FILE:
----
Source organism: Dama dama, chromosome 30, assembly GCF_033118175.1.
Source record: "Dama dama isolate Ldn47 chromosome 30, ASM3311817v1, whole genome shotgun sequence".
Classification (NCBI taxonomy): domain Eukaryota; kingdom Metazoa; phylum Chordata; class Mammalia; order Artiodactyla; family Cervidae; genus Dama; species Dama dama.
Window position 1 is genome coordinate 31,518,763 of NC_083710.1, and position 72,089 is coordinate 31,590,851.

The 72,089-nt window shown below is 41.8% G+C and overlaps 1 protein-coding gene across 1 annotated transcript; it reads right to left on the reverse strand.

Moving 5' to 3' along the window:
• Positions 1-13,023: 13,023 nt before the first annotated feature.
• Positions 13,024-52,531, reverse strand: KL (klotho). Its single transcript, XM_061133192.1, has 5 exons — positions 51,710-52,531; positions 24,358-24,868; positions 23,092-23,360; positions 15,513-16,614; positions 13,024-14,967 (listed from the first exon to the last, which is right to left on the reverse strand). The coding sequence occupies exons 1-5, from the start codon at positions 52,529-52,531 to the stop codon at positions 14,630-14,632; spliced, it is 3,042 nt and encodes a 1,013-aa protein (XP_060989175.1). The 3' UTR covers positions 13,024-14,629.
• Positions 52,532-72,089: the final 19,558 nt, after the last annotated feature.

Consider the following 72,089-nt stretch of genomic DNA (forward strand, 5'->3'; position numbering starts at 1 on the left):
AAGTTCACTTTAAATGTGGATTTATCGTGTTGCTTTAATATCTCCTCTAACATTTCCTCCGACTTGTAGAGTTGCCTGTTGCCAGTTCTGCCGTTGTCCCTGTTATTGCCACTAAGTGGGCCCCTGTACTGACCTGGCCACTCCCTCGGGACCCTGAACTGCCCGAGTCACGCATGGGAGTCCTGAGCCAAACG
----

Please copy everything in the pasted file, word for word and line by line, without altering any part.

Source organism: Dama dama, chromosome 30, assembly GCF_033118175.1.
Source record: "Dama dama isolate Ldn47 chromosome 30, ASM3311817v1, whole genome shotgun sequence".
Classification (NCBI taxonomy): domain Eukaryota; kingdom Metazoa; phylum Chordata; class Mammalia; order Artiodactyla; family Cervidae; genus Dama; species Dama dama.
Window position 1 is genome coordinate 31,518,763 of NC_083710.1, and position 72,089 is coordinate 31,590,851.

The 72,089-nt window shown below is 41.8% G+C and overlaps 1 protein-coding gene across 1 annotated transcript; it reads right to left on the reverse strand.

Moving 5' to 3' along the window:
• Positions 1-13,023: 13,023 nt before the first annotated feature.
• Positions 13,024-52,531, reverse strand: KL (klotho). Its single transcript, XM_061133192.1, has 5 exons — positions 51,710-52,531; positions 24,358-24,868; positions 23,092-23,360; positions 15,513-16,614; positions 13,024-14,967 (listed from the first exon to the last, which is right to left on the reverse strand). The coding sequence occupies exons 1-5, from the start codon at positions 52,529-52,531 to the stop codon at positions 14,630-14,632; spliced, it is 3,042 nt and encodes a 1,013-aa protein (XP_060989175.1). The 3' UTR covers positions 13,024-14,629.
• Positions 52,532-72,089: the final 19,558 nt, after the last annotated feature.

Consider the following 72,089-nt stretch of genomic DNA (forward strand, 5'->3'; position numbering starts at 1 on the left):
AAGTTCACTTTAAATGTGGATTTATCGTGTTGCTTTAATATCTCCTCTAACATTTCCTCCGACTTGTAGAGTTGCCTGTTGCCAGTTCTGCCGTTGTCCCTGTTATTGCCACTAAGTGGGCCCCTGTACTGACCTGGCCACTCCCTCGGGACCCTGAACTGCCCGAGTCACGCATGGGAGTCCTGAGCCAAACG